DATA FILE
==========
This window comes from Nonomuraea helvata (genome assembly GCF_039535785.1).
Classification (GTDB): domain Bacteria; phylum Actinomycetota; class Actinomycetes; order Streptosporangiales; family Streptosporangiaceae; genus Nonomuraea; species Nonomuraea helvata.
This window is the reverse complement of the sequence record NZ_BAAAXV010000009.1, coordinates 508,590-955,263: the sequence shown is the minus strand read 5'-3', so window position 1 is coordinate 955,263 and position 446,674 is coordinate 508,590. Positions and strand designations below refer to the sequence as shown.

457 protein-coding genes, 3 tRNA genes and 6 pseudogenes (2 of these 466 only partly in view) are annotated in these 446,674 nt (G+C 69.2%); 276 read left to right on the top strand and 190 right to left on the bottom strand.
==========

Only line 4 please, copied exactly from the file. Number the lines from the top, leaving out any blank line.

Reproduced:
457 protein-coding genes, 3 tRNA genes and 6 pseudogenes (2 of these 466 only partly in view) are annotated in these 446,674 nt (G+C 69.2%); 276 read left to right on the top strand and 190 right to left on the bottom strand.